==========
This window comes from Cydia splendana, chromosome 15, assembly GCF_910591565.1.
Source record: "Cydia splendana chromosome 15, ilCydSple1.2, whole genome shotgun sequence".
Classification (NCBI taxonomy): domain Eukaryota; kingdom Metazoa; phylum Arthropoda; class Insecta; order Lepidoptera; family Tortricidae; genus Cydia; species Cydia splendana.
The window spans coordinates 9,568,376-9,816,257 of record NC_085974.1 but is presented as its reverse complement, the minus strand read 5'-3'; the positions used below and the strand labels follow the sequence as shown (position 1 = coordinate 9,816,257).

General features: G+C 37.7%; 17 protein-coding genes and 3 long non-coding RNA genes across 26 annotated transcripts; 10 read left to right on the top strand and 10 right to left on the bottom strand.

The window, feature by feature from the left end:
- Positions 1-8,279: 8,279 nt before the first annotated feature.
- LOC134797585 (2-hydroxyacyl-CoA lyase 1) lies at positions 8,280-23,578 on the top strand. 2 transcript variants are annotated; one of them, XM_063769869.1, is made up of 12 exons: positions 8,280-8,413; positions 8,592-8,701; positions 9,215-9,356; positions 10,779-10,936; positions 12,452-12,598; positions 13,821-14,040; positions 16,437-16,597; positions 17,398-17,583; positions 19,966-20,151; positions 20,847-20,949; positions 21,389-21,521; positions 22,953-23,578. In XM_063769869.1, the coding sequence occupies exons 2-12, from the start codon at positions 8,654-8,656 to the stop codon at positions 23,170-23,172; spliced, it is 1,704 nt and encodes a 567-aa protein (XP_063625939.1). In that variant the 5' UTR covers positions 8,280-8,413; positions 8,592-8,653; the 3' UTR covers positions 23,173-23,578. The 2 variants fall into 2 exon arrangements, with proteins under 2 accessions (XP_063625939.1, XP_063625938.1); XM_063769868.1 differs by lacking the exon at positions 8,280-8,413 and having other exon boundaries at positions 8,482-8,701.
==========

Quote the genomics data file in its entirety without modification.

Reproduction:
This window comes from Cydia splendana, chromosome 15, assembly GCF_910591565.1.
Source record: "Cydia splendana chromosome 15, ilCydSple1.2, whole genome shotgun sequence".
Classification (NCBI taxonomy): domain Eukaryota; kingdom Metazoa; phylum Arthropoda; class Insecta; order Lepidoptera; family Tortricidae; genus Cydia; species Cydia splendana.
The window spans coordinates 9,568,376-9,816,257 of record NC_085974.1 but is presented as its reverse complement, the minus strand read 5'-3'; the positions used below and the strand labels follow the sequence as shown (position 1 = coordinate 9,816,257).

General features: G+C 37.7%; 17 protein-coding genes and 3 long non-coding RNA genes across 26 annotated transcripts; 10 read left to right on the top strand and 10 right to left on the bottom strand.

The window, feature by feature from the left end:
- Positions 1-8,279: 8,279 nt before the first annotated feature.
- LOC134797585 (2-hydroxyacyl-CoA lyase 1) lies at positions 8,280-23,578 on the top strand. 2 transcript variants are annotated; one of them, XM_063769869.1, is made up of 12 exons: positions 8,280-8,413; positions 8,592-8,701; positions 9,215-9,356; positions 10,779-10,936; positions 12,452-12,598; positions 13,821-14,040; positions 16,437-16,597; positions 17,398-17,583; positions 19,966-20,151; positions 20,847-20,949; positions 21,389-21,521; positions 22,953-23,578. In XM_063769869.1, the coding sequence occupies exons 2-12, from the start codon at positions 8,654-8,656 to the stop codon at positions 23,170-23,172; spliced, it is 1,704 nt and encodes a 567-aa protein (XP_063625939.1). In that variant the 5' UTR covers positions 8,280-8,413; positions 8,592-8,653; the 3' UTR covers positions 23,173-23,578. The 2 variants fall into 2 exon arrangements, with proteins under 2 accessions (XP_063625939.1, XP_063625938.1); XM_063769868.1 differs by lacking the exon at positions 8,280-8,413 and having other exon boundaries at positions 8,482-8,701.